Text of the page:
Lehmann quits as Smith breaks down in tears

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Cricket Australia had cleared Lehmann of wrongdoing this week following an investigation that saw sacked captain Steve Smith and vice captain David Warner banned for 12 months.
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AFP

Disgraced Australia cricket captain Steve Smith is comforted by his father Peter as he reacts at a press conference at the airport in Sydney yesterday, after returning from South Africa. A distraught Smith accepted full responsibility for a ball-tampering scandal that has shaken the sport, saying he was devastated by his “big mistake”.

AUSTRALIA coach Darren Lehmann said yesterday he would step down after this week’s test match against South Africa, as he took ultimate responsibility for the culture of a team embroiled in a ball-tampering scandal that has rocked the sport.

Lehmann, who had previously told reporters he would not stand aside, said that his decision was due in part to the abuse his family received after three Australia players conspired to scuff up the ball with sandpaper during the third test against South Africa.

Cricket Australia had cleared Lehmann of wrongdoing this week following an investigation that saw sacked captain Steve Smith and vice captain David Warner banned for 12 months. Batsman Cameron Bancroft was suspended for nine months.

In an emotional media briefing in Johannesburg, Lehmann, who had also come under fire for what critics called a toxic culture within the team, said his decision was voluntary.

“Ultimately I’m responsible for the culture of the team. I’ve been thinking about my position for a while, despite telling media yesterday that I’m not resigning,” he said. “My family and I got a lot of abuse over the last week. Speaking to my family, it’s the right time to step away.”

His resignation came after former test captain Smith broke down in tears of remorse as the three disgraced cricketers at the center of the Cape Town scandal made apologetic returns to Australia yesterday.

Smith was unable to complete his news conference at Sydney Airport and was ushered out of the room after a short display of raw emotion during which he repeatedly apologized for his misjudgment.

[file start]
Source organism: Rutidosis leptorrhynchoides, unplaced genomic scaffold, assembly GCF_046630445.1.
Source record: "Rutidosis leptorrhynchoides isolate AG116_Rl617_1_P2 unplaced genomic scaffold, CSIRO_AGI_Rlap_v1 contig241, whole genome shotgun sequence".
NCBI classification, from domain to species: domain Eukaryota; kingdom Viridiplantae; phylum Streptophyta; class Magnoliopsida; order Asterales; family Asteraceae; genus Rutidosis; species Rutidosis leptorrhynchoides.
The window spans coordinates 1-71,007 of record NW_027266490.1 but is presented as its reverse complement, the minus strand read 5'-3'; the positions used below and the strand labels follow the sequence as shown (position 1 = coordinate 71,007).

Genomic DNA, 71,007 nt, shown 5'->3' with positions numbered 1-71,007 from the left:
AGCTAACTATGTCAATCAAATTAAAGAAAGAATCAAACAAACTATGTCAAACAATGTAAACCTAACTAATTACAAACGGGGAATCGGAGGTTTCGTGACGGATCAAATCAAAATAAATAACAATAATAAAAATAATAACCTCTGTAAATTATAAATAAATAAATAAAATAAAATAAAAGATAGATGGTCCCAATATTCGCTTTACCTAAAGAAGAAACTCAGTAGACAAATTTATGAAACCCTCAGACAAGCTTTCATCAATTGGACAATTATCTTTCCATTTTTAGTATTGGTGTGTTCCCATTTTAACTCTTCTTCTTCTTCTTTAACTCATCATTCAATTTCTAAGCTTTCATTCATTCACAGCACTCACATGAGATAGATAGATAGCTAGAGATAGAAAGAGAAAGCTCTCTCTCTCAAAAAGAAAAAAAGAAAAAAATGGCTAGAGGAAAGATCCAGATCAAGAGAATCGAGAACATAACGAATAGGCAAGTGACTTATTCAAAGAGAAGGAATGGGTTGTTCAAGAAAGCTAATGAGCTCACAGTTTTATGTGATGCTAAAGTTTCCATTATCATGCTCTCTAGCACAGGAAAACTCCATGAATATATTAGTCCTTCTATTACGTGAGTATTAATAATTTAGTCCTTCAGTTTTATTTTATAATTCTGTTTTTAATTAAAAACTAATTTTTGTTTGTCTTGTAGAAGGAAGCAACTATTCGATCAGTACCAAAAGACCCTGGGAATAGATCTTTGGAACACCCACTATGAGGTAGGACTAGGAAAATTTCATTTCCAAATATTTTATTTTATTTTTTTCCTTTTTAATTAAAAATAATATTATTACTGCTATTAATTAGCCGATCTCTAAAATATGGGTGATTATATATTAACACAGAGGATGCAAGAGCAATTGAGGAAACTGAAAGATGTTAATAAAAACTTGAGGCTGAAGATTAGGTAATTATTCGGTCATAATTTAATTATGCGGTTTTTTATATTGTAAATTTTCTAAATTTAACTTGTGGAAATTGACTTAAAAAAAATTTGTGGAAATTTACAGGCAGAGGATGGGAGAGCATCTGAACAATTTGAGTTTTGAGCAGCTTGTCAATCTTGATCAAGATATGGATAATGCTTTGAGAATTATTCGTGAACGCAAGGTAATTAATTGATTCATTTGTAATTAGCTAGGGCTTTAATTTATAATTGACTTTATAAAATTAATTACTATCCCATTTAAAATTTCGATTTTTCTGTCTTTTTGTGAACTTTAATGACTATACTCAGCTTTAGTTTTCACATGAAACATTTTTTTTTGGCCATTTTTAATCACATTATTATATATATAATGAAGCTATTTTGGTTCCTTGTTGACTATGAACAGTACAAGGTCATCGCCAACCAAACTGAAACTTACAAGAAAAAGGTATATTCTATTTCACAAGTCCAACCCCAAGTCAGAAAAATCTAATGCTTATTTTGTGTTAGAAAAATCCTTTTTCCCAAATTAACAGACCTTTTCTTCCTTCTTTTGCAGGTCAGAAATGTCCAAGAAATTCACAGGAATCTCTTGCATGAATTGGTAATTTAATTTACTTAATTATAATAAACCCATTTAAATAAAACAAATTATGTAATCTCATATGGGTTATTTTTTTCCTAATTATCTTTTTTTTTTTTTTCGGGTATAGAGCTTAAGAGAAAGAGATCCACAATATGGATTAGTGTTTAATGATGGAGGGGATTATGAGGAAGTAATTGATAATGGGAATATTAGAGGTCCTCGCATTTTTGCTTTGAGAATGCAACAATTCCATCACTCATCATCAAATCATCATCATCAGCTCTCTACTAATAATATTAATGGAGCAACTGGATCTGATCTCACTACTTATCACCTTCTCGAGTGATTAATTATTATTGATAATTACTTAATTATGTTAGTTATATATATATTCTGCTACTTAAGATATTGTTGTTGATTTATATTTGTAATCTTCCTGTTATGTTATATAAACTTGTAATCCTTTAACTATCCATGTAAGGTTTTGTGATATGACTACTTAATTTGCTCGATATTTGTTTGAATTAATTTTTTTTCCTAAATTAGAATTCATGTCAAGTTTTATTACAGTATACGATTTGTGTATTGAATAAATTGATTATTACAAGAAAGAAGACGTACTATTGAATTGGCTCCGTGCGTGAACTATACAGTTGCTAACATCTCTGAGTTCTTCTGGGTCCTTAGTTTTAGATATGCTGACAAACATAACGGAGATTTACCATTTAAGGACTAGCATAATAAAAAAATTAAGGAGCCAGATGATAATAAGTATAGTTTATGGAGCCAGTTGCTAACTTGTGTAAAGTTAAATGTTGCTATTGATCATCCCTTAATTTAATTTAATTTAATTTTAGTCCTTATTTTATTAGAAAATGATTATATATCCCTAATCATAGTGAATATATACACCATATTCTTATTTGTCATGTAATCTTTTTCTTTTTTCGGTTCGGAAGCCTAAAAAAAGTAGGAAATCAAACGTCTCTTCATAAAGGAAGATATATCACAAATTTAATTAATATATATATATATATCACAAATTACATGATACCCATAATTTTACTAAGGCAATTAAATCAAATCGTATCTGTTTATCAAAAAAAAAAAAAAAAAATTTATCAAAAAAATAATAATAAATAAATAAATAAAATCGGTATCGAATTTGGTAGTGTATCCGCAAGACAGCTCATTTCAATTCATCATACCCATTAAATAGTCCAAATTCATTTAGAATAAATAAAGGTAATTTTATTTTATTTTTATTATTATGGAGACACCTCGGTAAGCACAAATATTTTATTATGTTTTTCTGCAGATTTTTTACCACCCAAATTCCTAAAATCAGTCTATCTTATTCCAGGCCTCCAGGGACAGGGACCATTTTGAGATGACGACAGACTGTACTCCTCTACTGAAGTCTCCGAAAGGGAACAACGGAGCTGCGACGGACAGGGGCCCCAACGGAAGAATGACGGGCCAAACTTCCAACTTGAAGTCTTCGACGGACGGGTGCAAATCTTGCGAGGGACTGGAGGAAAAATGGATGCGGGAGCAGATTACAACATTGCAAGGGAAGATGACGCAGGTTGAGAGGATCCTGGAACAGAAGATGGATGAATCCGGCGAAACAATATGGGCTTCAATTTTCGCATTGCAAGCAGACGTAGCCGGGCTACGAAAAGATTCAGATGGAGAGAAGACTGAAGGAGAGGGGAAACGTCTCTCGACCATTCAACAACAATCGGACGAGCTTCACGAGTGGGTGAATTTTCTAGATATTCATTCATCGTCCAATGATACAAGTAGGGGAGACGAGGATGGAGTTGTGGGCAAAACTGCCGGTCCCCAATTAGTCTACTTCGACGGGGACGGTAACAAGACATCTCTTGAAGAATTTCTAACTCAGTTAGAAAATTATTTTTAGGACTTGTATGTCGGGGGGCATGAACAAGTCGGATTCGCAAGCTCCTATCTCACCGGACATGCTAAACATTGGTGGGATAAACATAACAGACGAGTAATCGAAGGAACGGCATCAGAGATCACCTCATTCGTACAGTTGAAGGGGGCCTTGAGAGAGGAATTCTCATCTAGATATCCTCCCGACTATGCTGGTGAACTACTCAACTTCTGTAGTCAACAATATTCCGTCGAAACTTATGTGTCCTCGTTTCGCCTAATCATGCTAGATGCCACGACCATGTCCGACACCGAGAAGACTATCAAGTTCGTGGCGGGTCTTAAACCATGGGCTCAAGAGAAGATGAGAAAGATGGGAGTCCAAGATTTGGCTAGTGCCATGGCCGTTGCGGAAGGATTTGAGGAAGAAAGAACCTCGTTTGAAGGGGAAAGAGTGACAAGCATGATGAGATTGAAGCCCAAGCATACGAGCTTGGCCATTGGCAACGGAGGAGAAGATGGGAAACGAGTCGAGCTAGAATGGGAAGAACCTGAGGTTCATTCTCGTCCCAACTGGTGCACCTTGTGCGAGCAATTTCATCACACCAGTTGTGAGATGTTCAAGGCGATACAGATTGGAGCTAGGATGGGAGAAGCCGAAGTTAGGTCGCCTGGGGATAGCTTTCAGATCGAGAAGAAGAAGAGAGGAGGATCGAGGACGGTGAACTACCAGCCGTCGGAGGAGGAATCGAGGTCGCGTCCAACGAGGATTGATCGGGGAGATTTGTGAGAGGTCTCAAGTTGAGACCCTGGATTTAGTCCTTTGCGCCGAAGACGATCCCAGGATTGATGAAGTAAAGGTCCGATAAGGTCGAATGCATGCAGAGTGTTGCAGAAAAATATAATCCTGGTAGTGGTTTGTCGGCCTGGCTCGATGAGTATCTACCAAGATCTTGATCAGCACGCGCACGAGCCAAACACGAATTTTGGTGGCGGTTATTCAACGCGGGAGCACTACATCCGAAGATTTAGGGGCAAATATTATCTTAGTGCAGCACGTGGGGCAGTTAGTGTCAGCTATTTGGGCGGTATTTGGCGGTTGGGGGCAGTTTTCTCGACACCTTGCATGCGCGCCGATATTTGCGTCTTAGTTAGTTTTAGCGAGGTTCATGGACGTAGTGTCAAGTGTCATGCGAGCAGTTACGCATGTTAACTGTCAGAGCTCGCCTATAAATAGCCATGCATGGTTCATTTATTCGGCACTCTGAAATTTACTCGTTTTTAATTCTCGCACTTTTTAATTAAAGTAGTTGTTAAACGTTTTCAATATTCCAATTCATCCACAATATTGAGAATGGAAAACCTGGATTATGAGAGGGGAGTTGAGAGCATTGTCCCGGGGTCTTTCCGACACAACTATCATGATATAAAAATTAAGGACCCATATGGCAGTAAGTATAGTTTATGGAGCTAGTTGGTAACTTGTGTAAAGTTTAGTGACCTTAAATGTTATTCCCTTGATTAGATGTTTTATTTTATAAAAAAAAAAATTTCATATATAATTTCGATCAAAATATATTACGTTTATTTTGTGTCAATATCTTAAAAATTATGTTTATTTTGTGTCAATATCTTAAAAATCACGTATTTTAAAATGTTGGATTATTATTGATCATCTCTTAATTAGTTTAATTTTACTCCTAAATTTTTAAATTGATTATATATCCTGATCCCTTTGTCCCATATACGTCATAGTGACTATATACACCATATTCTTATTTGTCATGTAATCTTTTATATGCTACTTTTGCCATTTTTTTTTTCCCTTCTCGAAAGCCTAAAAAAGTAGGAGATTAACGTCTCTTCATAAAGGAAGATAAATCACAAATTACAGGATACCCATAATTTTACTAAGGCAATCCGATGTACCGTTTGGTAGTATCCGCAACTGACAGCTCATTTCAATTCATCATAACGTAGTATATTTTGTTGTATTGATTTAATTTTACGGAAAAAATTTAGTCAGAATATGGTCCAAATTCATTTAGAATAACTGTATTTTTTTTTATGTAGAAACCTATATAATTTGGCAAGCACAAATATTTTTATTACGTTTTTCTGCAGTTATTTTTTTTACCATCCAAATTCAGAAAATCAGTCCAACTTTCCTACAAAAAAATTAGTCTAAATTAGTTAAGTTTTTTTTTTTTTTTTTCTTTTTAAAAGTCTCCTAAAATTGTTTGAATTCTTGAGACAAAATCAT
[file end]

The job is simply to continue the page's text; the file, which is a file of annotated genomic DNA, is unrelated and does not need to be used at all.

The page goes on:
Batsman Bancroft spoke of his shame on his arrival in Perth and former vice captain Warner, who has lost two sponsors already, took to social media to apologize for his role in the cheating.

“To all of my teammates, to fans of cricket all over the world and to Australians who are angry and disappointed, I’m sorry,” Smith told reporters in a prepared statement.

“It was a failure of leadership, of my leadership, I’ll do anything I can to make up for my mistake and the damage it has caused,” he added, breaking down for the first time.

“Cricket is the greatest game in the world. It’s been my life and I hope it can be again. I’m sorry and I’m absolutely devastated.”

Warner, who was identified as the instigator of the attempt to cheat by the CA probe, broke his silence via Instagram, apologizing and taking responsibility for his “part” in the scandal.

“I understand the distress this has caused the sport and its fans. It’s a stain on the game we all love and I have loved since I was a boy,” the opener said.

When he landed in Sydney late with his wife and two children, Warner said his priority was to “get these kids in bed, rest up, and let my mind be clear so I can talk to you in a couple of days”.

Bancroft confessed to having lied about using sticky tape rather than sandpaper to scuff the ball in Cape Town in the news conference immediately after the incident last Saturday.

“I lied. I lied about the sandpaper,” the 25-year-old said. “I panicked in that situation and I’m very sorry. I feel like I’ve let everyone down in Australia.”

After four days of almost universal condemnation for the trio, the severity of the punishments brought some support.

Spin-bowling great Shane Warne, while condemning the cheating, said the hysteria whipped up by anti-Australian feeling around the cricketing world had led to overly harsh punishments. “The hysteria has gone worldwide, and everyone that dislikes the way the Australian cricket team has played ... has been given the opportunity to lay the boots in,” he said.

Smith and Warner were banned from playing any high level cricket in Australia for a year. They’ve also been barred from the lucrative IPL.

Smith won’t be considered eligible to regain the test captaincy for at least two years, CA said. Warner will never again be considered for a leadership role.

CA’s response wasn’t enough to save an estimated 20-million Australian dollar (US$15 million) partnership with naming rights sponsor Magellan which tore up its three-year contract yesterday after barely seven months.

The financial cost for the players is also growing with sporting goods firm ASICS ending its relationship with Warner and Bancroft. Electronics giant LG axed Warner on Wednesday, while Weet-Bix and Commonwealth Bank dumped Smith.

The incident has also triggered an International Cricket Council review of the players’ code of conduct to curb on-field misdemeanors.

“What happened down there has certainly created additional urgency that something needs to be done as quickly as possible,” chief executive David Richardson said yesterday.

Better behavior will be expected when Smith’s replacement Tim Paine leads out the team in the fourth test in Johannesburg today, looking to even the series at 2-2 but most importantly start restoring the good name of Australian cricket.

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